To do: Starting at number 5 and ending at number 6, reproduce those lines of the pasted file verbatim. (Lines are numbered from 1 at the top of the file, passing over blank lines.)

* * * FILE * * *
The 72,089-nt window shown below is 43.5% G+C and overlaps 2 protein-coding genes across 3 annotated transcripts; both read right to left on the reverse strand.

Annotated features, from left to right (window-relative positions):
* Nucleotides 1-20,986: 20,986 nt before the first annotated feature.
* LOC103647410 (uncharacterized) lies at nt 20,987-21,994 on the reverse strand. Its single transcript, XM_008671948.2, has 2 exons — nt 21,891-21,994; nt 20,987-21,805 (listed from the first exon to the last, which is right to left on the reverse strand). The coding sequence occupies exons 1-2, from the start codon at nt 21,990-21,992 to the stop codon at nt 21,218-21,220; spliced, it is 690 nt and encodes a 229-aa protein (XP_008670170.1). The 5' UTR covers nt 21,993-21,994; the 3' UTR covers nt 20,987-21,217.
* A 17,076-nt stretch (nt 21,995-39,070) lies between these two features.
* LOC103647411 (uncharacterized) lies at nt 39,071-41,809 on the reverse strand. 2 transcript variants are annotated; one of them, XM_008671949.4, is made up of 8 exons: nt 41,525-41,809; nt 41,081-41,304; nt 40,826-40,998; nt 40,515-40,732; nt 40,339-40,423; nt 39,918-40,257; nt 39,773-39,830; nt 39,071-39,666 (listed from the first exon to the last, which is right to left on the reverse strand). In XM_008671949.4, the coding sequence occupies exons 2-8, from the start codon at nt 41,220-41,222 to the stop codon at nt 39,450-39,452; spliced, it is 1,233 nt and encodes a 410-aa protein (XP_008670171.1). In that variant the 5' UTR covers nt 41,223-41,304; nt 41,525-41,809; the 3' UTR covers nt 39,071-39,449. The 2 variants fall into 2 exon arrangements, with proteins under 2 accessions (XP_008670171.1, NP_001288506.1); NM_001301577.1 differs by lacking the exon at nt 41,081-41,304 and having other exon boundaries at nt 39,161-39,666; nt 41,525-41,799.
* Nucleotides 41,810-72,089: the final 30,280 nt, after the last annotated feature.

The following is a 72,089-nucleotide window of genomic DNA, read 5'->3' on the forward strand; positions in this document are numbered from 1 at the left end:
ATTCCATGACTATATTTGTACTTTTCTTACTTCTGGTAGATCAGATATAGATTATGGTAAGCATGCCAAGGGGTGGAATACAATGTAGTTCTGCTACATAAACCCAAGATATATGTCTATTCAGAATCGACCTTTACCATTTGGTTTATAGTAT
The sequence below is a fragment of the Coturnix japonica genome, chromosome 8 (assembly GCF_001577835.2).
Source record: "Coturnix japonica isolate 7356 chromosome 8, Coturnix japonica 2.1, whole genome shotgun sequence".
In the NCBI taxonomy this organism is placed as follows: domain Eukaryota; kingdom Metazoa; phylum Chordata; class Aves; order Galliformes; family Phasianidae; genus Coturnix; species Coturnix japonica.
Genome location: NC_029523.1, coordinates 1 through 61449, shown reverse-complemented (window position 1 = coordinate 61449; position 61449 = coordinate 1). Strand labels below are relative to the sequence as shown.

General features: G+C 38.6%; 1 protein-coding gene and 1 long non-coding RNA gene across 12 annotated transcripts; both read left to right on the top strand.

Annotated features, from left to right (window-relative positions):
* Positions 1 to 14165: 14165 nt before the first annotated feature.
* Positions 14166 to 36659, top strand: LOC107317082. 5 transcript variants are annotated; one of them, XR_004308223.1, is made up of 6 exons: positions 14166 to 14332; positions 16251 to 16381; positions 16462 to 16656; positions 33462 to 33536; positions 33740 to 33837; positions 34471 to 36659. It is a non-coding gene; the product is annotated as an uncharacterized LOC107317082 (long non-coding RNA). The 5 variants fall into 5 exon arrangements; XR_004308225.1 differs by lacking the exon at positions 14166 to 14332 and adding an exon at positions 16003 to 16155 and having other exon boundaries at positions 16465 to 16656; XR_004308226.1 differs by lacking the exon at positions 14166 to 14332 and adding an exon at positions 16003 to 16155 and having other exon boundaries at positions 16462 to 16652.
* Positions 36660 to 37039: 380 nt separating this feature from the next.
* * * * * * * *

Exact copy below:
* A 17,076-nt stretch (nt 21,995-39,070) lies between these two features.
* LOC103647411 (uncharacterized) lies at nt 39,071-41,809 on the reverse strand. 2 transcript variants are annotated; one of them, XM_008671949.4, is made up of 8 exons: nt 41,525-41,809; nt 41,081-41,304; nt 40,826-40,998; nt 40,515-40,732; nt 40,339-40,423; nt 39,918-40,257; nt 39,773-39,830; nt 39,071-39,666 (listed from the first exon to the last, which is right to left on the reverse strand). In XM_008671949.4, the coding sequence occupies exons 2-8, from the start codon at nt 41,220-41,222 to the stop codon at nt 39,450-39,452; spliced, it is 1,233 nt and encodes a 410-aa protein (XP_008670171.1). In that variant the 5' UTR covers nt 41,223-41,304; nt 41,525-41,809; the 3' UTR covers nt 39,071-39,449. The 2 variants fall into 2 exon arrangements, with proteins under 2 accessions (XP_008670171.1, NP_001288506.1); NM_001301577.1 differs by lacking the exon at nt 41,081-41,304 and having other exon boundaries at nt 39,161-39,666; nt 41,525-41,799.